Louth TD calls for zero-tolerance approach to domestic violence
Tougher sentences are needed for perpetrators of domestic violence and particularly for those who breach court orders that are in place to protect their victims, according to Louth TD, Deputy Fergus O'Dowd. The local TD said an increase in reported incidents of domestic violence and breaches of orders protecting victims from perpetrators was deeply concerning, and tougher sentencing is needed to protect victims against the perpetrators of these heinous crimes.
Deputy O’Dowd commented: “Figures provided to me show that in 2018 and 2019, 6,762 breaches of domestic violence court orders were reported to An Garda Siochana. These include barring orders, interim barring orders, protection orders and safety orders.
“However in 2020 and 2021 when multiple lockdowns were in place and people were required to stay at home to minimise the spread Covid-19, these reported breaches rose to 9017, an increase of 33%. In 2018 and 2019, there were 2,504 breaches of protection orders reported, with this number rising to 4,072 orders in the two subsequent years which is a 60% increase.
“Last year, 4,672 breaches were reported, however of these cases, 278 led to imprisonment which amounts to just 6 per cent of perpetrators serving time behind bars. The figures for last year show that 322 court orders for imprisonment were suspended.
The Fine Gael TD continued: “These figures reveal the shocking extent to which victims of domestic violence continue to suffer, which was exacerbated as a result of the pandemic when there was no escape from an abusive partner or relative because of the restrictions in place."
Deputy O'Dowd said that the issue was laid bare in the RTÉ Investigates Programme broadcast last night, which heard harrowing stories of women suffering domestic abuse whilst examining the rise in cases over the last year.
He added : “the Government and society as a whole are unequivocal that there must be a zero-tolerance approach to domestic, sexual and gender-based violence in all its forms. This starts with measures and education around prevention, to providing the appropriate resources and supports to victims, to ensuring action is taken by the Gardai and courts service to ensure perpetrators of these crimes are brought to justice.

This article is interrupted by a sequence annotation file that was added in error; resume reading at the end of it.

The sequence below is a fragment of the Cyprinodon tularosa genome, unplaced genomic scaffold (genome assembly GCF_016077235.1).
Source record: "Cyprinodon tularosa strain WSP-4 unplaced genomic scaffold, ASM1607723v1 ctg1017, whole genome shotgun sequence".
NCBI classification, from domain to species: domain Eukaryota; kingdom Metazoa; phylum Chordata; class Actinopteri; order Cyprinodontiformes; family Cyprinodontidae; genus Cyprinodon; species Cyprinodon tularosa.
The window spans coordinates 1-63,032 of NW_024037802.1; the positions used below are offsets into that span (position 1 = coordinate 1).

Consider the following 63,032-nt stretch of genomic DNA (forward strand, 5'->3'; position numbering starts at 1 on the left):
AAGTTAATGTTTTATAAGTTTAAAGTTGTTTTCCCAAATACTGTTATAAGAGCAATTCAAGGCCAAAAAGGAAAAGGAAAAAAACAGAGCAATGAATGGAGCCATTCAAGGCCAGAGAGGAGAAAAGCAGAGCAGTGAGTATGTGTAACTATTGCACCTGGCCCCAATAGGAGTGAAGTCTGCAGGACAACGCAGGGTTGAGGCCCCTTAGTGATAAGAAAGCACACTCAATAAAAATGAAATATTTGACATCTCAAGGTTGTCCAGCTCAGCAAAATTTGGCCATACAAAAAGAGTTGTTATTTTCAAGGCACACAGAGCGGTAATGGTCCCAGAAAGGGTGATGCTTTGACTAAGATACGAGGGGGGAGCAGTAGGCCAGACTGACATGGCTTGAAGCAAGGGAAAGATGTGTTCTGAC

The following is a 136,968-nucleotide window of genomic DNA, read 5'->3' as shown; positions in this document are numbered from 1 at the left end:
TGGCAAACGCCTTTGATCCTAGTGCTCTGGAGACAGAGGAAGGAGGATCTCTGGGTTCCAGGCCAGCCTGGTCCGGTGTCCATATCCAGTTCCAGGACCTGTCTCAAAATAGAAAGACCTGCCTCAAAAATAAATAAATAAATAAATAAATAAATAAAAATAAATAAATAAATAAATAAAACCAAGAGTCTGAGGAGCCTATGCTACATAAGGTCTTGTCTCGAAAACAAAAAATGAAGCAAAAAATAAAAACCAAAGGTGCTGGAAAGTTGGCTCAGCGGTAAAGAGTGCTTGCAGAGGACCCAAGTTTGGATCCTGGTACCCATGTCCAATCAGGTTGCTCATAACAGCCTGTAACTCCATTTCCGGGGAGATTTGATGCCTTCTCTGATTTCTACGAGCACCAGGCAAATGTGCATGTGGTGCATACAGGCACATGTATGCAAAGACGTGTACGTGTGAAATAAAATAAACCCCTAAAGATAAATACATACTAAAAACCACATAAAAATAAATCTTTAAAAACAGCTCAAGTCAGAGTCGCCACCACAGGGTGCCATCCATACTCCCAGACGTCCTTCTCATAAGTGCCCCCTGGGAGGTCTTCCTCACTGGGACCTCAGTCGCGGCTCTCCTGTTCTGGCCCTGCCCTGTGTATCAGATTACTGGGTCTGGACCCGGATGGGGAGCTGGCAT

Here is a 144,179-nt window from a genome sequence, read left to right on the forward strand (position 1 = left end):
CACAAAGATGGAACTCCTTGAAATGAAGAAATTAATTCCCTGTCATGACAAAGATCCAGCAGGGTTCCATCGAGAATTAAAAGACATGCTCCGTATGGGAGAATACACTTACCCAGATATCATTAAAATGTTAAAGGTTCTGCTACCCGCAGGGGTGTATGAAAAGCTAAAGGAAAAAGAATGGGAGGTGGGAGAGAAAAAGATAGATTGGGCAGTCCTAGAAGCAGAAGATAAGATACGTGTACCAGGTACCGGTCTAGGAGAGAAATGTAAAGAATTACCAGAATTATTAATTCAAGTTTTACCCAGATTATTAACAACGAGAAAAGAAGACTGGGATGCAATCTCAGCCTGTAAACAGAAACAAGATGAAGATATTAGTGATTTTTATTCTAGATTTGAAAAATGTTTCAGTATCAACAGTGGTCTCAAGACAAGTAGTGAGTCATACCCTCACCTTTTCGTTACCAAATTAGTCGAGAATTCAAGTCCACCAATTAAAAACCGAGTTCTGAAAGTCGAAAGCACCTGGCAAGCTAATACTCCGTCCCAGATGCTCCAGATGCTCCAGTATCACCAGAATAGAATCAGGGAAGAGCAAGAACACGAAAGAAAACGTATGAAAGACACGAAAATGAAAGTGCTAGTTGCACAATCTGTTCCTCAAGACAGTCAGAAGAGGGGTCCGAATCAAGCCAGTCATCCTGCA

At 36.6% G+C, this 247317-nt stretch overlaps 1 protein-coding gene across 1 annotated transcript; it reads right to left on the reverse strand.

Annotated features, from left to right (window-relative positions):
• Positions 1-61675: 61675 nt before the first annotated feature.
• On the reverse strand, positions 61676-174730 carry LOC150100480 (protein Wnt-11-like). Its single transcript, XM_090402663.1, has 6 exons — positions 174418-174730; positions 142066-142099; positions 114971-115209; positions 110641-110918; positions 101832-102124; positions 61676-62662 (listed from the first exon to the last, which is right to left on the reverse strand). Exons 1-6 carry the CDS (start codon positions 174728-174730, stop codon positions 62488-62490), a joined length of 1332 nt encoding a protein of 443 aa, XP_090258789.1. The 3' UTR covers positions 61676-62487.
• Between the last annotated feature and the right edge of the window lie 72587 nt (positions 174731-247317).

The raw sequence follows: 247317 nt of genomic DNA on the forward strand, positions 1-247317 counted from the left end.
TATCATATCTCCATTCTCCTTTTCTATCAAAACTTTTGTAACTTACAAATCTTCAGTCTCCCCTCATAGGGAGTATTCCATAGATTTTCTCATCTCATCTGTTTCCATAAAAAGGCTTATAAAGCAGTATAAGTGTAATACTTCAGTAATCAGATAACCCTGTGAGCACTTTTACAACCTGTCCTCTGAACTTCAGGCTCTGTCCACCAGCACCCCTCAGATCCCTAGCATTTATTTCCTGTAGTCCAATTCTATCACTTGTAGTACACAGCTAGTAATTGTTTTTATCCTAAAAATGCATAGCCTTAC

“My colleague, Justice Minister Helen McEntee, is tackling domestic, sexual and gender based violence as a priority for the Government, and Fine Gael are firmly behind this work. Gardaí launched Operation Faoiseamh at the start of the pandemic “in expectation of an increase in domestic violence”, to give enhanced support and protection to victims of domestic abuse, which is to be welcomed. The Budget also included a €13 million package for the Department of Justice to tackle domestic, sexual and gender based violence and to support victims."
Deputy O'Dowd further added, “however I am of the view that there must be a tougher sentencing policy for the perpetrators and particularly for those who breach court orders in place to protect victims. We must look at sentencing around these offences in tandem with the work which is underway by Government to ensure victims have improved services and supports."
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